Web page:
This work provokes viewers into a thrill. Rather than stand before it wondering at the meaning, we can simply experience the ride. The painting stops us from overthinking. Most paintings, especially masterpieces, invoke us to ponder. Instead Rauschenberg’s work surprises us with a visual ride. It’s fun to let your eyes travel, even race, through the path he set for us. We can get caught in the whirlwind that replaces our thoughts. As a result, this masterpiece transcends theory and hits us right in the gut, where instincts live.
110 Express – FAQs
What was Robert Rauschenberg famous for?
It’s hard to name a single reason for Rauschenberg’s fame. But forced to, I choose experimentation. That’s the thread running through all of his varied accomplishments and artwork. He experimented in every aspect of art. He often combined unexpected elements. That includes working with unique found materials of all types and his combination of genres.
After all, Rauschenberg was both a painter and sculptor. He even explored the art of dance and made quite an impact. Rauschenberg was also an innovator. His art often integrated technology. He also used art and his fame as a powerful instrument for social change. So, his name lives on with more than just works of art. Rauschenberg built a philanthropy legacy with an array of scholarships, residencies, awards, and even a foundation.
What art movement was Robert Rauschenberg?
Rauschenberg pioneered more than one movement in the art world. He helped bridge the space between Abstract Expressionism and Pop Art. Forced to categorize his work, Neo Dadaism may best suit his style. This movement exemplified Dada using modern materials. That means absurd combos and popular imagery.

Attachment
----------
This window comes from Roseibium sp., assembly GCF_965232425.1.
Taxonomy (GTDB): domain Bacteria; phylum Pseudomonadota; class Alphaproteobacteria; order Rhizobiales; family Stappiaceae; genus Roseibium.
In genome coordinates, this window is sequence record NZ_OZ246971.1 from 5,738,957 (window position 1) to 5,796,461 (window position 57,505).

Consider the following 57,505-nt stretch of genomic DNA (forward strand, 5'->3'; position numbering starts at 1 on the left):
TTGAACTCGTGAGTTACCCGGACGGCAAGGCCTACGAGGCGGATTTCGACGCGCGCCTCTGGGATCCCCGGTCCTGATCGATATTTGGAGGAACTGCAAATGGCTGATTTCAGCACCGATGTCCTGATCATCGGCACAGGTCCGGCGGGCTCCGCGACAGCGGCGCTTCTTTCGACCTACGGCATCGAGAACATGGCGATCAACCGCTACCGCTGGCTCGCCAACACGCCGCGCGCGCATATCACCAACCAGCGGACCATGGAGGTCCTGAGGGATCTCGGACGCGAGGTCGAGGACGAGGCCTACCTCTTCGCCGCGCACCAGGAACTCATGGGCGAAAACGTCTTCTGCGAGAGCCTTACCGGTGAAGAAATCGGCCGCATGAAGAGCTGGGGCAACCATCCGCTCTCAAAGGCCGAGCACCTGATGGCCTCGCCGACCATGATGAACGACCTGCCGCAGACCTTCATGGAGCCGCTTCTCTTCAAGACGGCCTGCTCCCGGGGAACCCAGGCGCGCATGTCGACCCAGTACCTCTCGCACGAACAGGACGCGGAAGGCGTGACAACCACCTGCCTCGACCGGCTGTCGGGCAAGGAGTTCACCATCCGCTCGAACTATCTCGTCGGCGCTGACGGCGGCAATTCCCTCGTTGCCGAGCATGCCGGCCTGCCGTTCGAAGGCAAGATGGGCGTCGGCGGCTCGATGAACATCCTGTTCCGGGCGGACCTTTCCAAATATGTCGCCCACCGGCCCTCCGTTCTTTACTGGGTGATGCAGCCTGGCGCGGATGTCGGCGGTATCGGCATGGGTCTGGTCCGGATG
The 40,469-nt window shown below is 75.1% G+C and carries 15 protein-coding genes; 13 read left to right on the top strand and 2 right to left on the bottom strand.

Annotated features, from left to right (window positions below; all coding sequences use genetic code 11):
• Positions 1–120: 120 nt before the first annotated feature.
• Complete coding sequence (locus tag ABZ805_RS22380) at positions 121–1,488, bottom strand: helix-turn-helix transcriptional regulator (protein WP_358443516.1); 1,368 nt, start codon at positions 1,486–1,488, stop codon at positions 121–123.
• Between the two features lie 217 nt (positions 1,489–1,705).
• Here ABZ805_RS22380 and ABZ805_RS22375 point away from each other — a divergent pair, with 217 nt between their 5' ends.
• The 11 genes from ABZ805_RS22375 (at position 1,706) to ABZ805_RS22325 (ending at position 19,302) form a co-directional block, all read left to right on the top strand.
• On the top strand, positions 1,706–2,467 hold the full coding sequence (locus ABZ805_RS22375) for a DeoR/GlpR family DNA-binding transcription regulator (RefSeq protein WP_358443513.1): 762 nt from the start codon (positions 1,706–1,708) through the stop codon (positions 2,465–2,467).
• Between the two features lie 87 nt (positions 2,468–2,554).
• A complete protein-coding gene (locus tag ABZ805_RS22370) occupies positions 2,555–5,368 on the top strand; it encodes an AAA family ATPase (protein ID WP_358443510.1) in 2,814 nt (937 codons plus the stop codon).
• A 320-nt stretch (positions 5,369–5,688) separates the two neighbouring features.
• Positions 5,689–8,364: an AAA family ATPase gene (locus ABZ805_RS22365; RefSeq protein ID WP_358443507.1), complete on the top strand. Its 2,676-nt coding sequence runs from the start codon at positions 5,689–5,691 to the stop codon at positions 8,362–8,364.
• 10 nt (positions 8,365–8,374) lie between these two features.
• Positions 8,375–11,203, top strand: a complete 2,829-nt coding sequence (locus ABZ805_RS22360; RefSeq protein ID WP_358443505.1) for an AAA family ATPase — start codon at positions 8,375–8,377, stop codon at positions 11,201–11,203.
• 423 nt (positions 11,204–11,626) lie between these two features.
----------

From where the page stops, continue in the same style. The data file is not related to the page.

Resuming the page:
But Rauschenberg also played a crucial role in making the art world better for artists. He lobbied for artist resale royalties in the US Congress. His hard work paid off in California. So, if a buyer resells an artwork there, the artist will get royalties on that sale. Hopefully, one day a nationwide bill will support artists with resale royalties.
How did Robert Rauschenberg create his work?
Rauschenberg used a variety of techniques. He even invented a few. For the 110 Express painting, he combined collage, silkscreen, and oil paint. Rauschenberg began with enlarging magazine images. He’d then replicate aspects of each and assemble them in patterns on silkscreen. In the end, Rauschenberg pulled the piece together with oil paint.
How much is the 110 Express painting worth?
Sometimes called simply Express, the 110 Express painting increases in value over time. Though it’s not for sale, we know this thanks to the market index for Rauschenberg. It keeps getting better. For example Michael Crichton sold his Rauschenberg painting in 2010 for $11 million. Then in 2019 Buffalo II, a silkscreen by Rauschenberg sold for $88.8 million.
Enjoyed this 110 Express analysis?
Check out these other essays on American Painters.
See the 110 Express painting at Museo Thyssen
Carol Vogel (May 12, 2010), At Christie’s, a $28.6 Million Bid Sets a Record for Johns New York Times
Hopps, W., Rauschenberg, R., Davidson, S., Brown, T., & Solomon R. Guggenheim Museum. (1998). Robert Rauschenberg, a retrospective. New York: Guggenheim Museum.
Marika Herskovic, New York School Abstract Expressionists Artists Choice by Artists, (New York School Press, 2000.)
Kimmelman, Michael (2008-05-14). “Robert Rauschenberg, American Artist, Dies at 82”. The New York Times
Jori Finkel (February 6, 2014), Jori Finkel: Lessons of California’s droit de suite debacle, from the Wayback Machine The Art Newspaper
Richardson, John (September 1997). “Rauschenberg’s Epic Vision”. Vanity Fair
Busch, Julia M., A Decade of Sculpture: the New Media in the 1960s (The Art Alliance Press: Philadelphia; Associated University Presses: London, 1974)